Electrophoresis: Meaning, Definition and Classification (With Diagram) (2023)

In this article we will discuss about Electrophoresis:- 1. Meaning of Electrophoresis 2. Definition of Electrophoresis 3. Classification.

Meaning of Electrophoresis:

The term electrophoresis describes the migra­tion of a charged particle under the influence of electric field (electro-charged particle and phoresis-movement). Many important biologi­cal molecules such as amino acids, peptides, proteins, nucleotides, nucleic acids possess ionisable groups and, therefore, at any given pH, exists in solution as electrically charged species either as cations or anions.

Under the charge of an electric field these charged particles will migrate either to cathode or to an­ode, depending on the nature of their net charge. This is one of the most fundamental processes used in all types of molecular biol­ogy and RDT experiments.

Definition of Electrophoresis:

Electrophoresis is migration of charged particles or molecules in a medium under the influence of an applied electric field.

The Rate of migration of charged mol­ecules depends upon following factors:

(a) The strength of electric field, size and shape.

(b) Relative hydrophobicity of the sample.

(c) Ionic strength and temperature of the buffer.

(d) Molecular size of the taken biomolecule.

(e) Net charge density of the taken bio mole­cule.

(f) Shape of the taken biomolecule.

In the process of electrophoresis large mol­ecules have more difficulty in moving through the supporting medium (i.e., gel) whereas the smaller medium has more mobility through it.

Classification of Electrophoresis:

All modern electrophoretic apparatus have supporting media these days. A supporting medium is a physical support through which the charged molecules get separated. It has two primary functions-adsorption and molecular sieving of the taken molecules which are in­tended to be separated.

Now a question arises why to take a supporting medium and why not to follow the basic principles of electrochemis­try, using an electrophoretic tank with two electrodes for separating these charged mole­cules. This is what had been done in the be­ginning days.

The pioneering work on elec­trophoresis by Tiselieus et al. in the year 1948 was performed in free solution only. However, it was soon realized that many of the problems associated with this approach, particularly the adverse effects of convection currents (Current caused by the expansion of a liquid, solid, or gas as its temperature rises.

This makes the separated molecules distorted and very ran­domly arranged), could be minimized by sta­bilizing the medium. This was achieved by carrying out electrophoresis on a porous me­chanical support. Due to its viscosity (which is absent in free solution) the supporting me­dia cut down the convention currents due to which we get the separated molecules in sharp zones.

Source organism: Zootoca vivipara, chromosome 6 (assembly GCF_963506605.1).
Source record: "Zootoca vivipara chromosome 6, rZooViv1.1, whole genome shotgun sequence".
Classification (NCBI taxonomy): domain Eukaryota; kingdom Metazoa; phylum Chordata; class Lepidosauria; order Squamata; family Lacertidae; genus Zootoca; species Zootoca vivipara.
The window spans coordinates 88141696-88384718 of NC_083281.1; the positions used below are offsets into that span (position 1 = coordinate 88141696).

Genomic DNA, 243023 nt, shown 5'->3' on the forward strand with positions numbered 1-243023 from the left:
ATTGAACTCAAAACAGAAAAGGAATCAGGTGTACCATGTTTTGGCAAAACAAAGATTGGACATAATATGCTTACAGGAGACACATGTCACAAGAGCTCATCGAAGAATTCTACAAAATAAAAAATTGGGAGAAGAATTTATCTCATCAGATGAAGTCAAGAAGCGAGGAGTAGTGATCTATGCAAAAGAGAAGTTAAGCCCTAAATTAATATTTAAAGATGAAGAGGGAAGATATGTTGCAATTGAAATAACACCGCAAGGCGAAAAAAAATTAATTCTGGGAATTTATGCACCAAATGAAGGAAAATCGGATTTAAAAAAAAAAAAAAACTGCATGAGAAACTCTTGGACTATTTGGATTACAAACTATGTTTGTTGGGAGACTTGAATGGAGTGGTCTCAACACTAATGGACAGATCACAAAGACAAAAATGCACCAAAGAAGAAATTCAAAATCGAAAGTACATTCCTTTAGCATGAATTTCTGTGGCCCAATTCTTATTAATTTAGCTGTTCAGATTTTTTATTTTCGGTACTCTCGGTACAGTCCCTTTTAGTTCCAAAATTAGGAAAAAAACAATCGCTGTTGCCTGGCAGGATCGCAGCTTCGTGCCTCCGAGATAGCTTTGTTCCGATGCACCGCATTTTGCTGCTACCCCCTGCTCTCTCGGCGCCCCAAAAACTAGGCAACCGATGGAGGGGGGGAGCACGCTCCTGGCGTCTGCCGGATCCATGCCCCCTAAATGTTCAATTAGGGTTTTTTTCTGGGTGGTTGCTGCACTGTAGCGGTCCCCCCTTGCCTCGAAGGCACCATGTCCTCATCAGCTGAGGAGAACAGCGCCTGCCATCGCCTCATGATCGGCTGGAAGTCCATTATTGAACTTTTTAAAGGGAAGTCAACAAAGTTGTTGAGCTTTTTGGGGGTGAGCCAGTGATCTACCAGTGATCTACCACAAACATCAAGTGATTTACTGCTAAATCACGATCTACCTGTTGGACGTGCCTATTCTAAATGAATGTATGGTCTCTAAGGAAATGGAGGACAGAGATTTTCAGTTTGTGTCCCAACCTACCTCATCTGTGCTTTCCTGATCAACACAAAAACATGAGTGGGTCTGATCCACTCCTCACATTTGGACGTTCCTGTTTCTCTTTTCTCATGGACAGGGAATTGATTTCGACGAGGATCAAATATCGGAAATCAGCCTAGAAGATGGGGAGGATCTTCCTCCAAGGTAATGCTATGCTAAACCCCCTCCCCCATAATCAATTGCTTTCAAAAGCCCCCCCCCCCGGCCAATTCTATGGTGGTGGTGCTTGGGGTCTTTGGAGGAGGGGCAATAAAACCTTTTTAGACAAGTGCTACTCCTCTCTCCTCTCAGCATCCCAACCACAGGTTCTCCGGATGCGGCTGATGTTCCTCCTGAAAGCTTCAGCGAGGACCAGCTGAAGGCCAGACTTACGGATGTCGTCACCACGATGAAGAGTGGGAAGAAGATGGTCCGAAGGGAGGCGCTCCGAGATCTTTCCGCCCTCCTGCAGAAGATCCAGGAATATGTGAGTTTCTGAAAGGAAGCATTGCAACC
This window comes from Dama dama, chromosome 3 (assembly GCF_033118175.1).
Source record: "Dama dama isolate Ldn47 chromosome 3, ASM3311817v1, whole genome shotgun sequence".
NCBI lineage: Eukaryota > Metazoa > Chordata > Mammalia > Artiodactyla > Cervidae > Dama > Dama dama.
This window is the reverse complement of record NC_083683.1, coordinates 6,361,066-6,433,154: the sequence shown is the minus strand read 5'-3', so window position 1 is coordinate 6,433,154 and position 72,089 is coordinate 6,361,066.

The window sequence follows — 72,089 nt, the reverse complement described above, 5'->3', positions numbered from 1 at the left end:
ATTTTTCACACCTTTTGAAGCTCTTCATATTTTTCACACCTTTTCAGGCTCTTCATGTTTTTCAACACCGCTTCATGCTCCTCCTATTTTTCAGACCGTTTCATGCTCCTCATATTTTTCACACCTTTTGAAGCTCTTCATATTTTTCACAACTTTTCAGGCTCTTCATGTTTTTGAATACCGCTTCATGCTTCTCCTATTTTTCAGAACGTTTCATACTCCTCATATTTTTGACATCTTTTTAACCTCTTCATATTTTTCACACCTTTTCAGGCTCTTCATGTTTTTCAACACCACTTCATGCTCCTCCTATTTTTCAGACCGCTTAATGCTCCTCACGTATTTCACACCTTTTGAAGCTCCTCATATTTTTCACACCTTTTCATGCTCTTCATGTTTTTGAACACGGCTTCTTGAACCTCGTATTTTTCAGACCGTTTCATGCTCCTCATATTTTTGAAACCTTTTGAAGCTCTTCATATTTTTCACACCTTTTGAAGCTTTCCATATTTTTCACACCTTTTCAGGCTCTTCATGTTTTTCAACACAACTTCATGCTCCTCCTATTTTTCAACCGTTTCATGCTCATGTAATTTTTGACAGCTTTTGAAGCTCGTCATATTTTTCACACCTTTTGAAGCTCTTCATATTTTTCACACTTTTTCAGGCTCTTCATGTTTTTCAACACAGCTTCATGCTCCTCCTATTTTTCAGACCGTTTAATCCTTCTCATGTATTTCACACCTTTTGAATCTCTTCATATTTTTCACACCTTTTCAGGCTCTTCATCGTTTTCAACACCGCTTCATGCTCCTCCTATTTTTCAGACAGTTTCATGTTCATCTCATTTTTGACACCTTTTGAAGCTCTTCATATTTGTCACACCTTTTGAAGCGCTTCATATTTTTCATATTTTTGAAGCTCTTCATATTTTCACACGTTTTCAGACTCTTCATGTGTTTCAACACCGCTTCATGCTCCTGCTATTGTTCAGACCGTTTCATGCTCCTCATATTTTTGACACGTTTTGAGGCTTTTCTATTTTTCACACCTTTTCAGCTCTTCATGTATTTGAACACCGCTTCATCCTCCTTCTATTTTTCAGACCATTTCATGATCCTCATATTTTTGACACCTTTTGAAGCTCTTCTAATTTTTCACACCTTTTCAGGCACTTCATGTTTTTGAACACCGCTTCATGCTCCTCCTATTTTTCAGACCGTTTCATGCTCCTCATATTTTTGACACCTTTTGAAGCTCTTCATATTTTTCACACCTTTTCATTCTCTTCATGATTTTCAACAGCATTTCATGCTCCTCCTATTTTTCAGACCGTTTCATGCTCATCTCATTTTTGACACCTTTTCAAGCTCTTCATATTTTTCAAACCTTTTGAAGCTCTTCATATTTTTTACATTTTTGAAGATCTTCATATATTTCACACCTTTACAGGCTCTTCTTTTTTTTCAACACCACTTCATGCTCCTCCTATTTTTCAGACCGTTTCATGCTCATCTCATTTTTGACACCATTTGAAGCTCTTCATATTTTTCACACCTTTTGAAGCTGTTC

Some of the frequently used support­ing media are starch, agar, polyacrylamide and agarose. Depending upon the presence or ab­sence of supporting media the electrophoresis can be classified as free electrophoresis and zone electrophoresis.

A. Free Electrophoresis:

In this type of electrophoresis a free electro­lyte is taken in place of supporting media. Nowadays this type of electrophoresis has be­come out-dated and mostly used in non-biological experiments.

It is mostly of two types―the micro-electrophoresis which is mostly used in calculation of Zeta potentials (a colloidal prop­erty of cells in a liquid medium) of the cells and moving boundary electrophoresis which for many years had been used for quantitative analysis of complex mixtures of macromol­ecules, especially proteins.

B. Zone Electrophoresis:

This is the most prevalent electrophoretic tech­nique of these days. In this type of electro­phoresis the separation process is carried out on a stabilizing media as discussed above.

The zone electrophoresis is of following types;

(a) Paper electrophoresis

(b) Cellulose acetate electrophoresis

(c) Capillary electrophoresis

(d) Gel electrophoresis – which further in­cludes Agarose gel electrophoresis, SDS PAGE, PFGE and two-dimensional elec­trophoresis.

C. Paper Electrophoresis:

In this type of electrophoresis a filter paper (like chromatography paper) having slight adsorption capacity and uniform pore size is used as the supporting medium for separation of samples under the influence of an applied electric field. While carrying out paper elec­trophoresis, a strip of filter paper is moistened with buffer and ends of the strip are immersed into buffer reservoirs containing the electrodes.

The samples are spotted in the centre of the paper, high voltage is applied, and the spots migrate according to their charges. After elec­trophoresis, the separated components can be detected by a variety of staining techniques, depending upon their chemical identity.


(a) Serum analysis for diagnostic purpose is carried out by paper electrophoresis.

(b) Muscle protein (Myosin), egg protein (al­bumin), milk protein (casein), snake and insect venoms have been satisfactorily analysed using paper electrophoresis.